[Python-Dev] PEP-498: Literal String Formatting

Wes Turner wes.turner at gmail.com
Tue Aug 11 04:59:43 CEST 2015

On Mon, Aug 10, 2015 at 2:04 PM, Carl Meyer <carl at oddbird.net> wrote:

> On 08/10/2015 02:49 PM, Eric V. Smith wrote:
> > On 08/10/2015 02:44 PM, Yury Selivanov wrote:
> >>
> >>
> >> On 2015-08-10 2:37 PM, Eric V. Smith wrote:
> >>>> Besides, any expression you have to calculate can go in a local that
> >>>> will get
> >>>>> interpolated.  The same goes for any !r or other formatting
> >>>> modifiers.  In an
> >>>>> i18n context, you want to stick to the simplest possible substitution
> >>>>> placeholders.
> >>> This is why I think PEP-498 isn't the solution for i18n. I'd really
> like
> >>> to be able to say, in a debugging context:
> >>>
> >>> print('a:{self.a} b:{self.b} c:{self.c} d:{self.d}')
> >>>
> >>> without having to create locals to hold these 4 values.
> >>
> >> Why can't we restrict expressions in f-strings to
> >> attribute/item getters?
> >>
> >> I.e. allow f'{foo.bar.baz}' and f'{self.foo["bar"]}' but
> >> disallow f'{foo.bar(baz=something)}'
> >
> > It's possible. But my point is that Barry doesn't even want
> > attribute/item getters for an i18n solution, and I'm not willing to
> > restrict it that much.
> I don't think attribute access and item access are on the same level
> here. In terms of readability of the resulting string literal, it would
> be reasonable to allow attribute access but disallow item access. And I
> think attribute access is reasonable to allow in the context of an i18n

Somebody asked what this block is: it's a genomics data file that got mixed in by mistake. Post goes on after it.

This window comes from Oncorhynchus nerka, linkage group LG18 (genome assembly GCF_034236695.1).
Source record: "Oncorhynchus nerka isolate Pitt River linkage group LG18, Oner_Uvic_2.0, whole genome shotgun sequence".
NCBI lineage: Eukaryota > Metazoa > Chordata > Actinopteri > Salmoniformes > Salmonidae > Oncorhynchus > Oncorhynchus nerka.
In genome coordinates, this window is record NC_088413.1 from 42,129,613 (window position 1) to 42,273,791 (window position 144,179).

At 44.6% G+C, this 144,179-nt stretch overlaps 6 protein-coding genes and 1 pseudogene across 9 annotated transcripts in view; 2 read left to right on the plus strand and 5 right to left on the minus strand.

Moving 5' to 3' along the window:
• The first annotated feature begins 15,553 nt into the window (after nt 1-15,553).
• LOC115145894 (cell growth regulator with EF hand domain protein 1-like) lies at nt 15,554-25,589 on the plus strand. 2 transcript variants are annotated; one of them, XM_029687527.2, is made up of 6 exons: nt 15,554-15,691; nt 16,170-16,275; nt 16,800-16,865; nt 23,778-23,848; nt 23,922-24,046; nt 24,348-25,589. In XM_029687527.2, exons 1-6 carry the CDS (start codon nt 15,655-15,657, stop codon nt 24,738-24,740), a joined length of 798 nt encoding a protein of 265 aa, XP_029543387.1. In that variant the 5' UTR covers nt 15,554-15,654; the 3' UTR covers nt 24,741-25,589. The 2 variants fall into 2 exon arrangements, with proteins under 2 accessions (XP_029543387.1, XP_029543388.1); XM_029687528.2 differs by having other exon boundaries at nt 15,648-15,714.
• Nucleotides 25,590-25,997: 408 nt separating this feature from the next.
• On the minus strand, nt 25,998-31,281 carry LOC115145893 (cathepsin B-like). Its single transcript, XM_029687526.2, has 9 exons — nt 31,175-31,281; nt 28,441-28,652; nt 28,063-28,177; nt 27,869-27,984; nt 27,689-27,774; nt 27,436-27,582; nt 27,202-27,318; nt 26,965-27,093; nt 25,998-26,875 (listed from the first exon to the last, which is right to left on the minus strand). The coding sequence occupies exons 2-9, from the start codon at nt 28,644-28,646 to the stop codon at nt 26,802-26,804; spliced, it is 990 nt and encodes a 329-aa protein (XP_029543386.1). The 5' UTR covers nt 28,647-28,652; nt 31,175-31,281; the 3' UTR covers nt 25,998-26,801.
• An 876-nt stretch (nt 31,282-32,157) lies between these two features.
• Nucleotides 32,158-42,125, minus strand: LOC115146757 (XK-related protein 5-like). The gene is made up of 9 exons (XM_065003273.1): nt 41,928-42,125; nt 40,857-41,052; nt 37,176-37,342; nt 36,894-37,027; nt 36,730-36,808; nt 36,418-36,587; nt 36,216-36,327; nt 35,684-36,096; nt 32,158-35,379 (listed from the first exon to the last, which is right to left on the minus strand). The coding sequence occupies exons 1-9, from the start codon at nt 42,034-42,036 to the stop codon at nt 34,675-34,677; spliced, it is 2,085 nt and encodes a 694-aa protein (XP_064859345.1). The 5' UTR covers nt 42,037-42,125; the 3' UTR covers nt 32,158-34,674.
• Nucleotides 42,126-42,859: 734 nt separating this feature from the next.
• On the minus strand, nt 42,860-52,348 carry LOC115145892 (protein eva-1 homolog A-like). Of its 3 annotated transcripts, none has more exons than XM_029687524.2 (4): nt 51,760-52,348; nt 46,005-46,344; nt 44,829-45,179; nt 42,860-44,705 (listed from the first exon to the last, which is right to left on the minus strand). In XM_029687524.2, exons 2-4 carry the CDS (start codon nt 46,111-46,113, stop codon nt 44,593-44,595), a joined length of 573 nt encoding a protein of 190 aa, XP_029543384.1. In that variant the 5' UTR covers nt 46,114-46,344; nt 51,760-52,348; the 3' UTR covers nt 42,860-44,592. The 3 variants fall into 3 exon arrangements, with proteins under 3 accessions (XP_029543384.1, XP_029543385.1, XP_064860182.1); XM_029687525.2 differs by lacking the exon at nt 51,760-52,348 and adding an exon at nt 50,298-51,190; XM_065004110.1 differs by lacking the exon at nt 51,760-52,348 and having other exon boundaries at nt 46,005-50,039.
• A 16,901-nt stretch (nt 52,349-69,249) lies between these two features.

> solution as well (but item access is not). Item access is much harder to
> read and easier for translators to mess up because of all the extra
> punctuation (and the not-obvious-to-a-non-programmer distinction between
> a literal or variable key).
> There's also the solution used by the Django and Jinja templating
> languages, where dot-notation can mean either attribute access
> (preferentially) or item access with literal key (as fallback). That
> manages to achieve both a high level of readability of the
> literal/template, and a high level of flexibility for the context
> provider (who may find it easier to provide a dictionary than an
> object), but may fail the "too different from Python" test.

References for (these) PEPs:

One advantage of Python HAVING required
explicit template format interpolation string contexts
is that to do string language formatting correctly
(e.g. *for anything other than printing strings to console*
or with formats with defined field/record boundary delimiters
 (which, even then, may contain shell control escape codes))
we've had to write and use external modules
which are specific to the output domain (JSON, HTML, CSS, SQL, SPARQL, CSS,

There are a number of posts about operator syntax, which IMHO, regardless,
it's not convenient enough to lose this distinctive 'security' feature
(explicit variable bindings for string interpolation) of Python as a
scripting language as compared to e.g. Perl, Ruby.

Jinja2 reimplements and extends Django template syntax -{% for
%}{{variable_or_expr | filtercallable}}-{% endfor %}

* Jinja2 supports configurable operators {{ can instead be !! or !{ or ${
or ??
* Because it is a compilable function composition, Jinja2 supports
* Jinja2 supports {% trans %}, _(''), and gettext("")  babel-style i18n
* Jinja2 supports autoescaping:

(e.g. 'jinja2.ext.autoescape' AutoEscapeExtension

* preprocessors and things are then just jinja2.ext.Extension s.

* Jinja2 accepts an explicit context
  (where merge(globals, locals, kwargs) just feels wrong because it is,
    ... [ ] lookup(**kwargs), lngb(**kwargs)) (salt pillar merges))

  ~ collections.abc.MutableMapping:


* Jinja2 marks strings with MarkupSafe (in order to prevent e.g. multiple
escaping, lack of escaping)


f-strings would make it too easy for me to do the wrong thing;
which other language don't prevent (this does occur often [CWE Top 25
and I regard this as a current feature of Python.

> Carl
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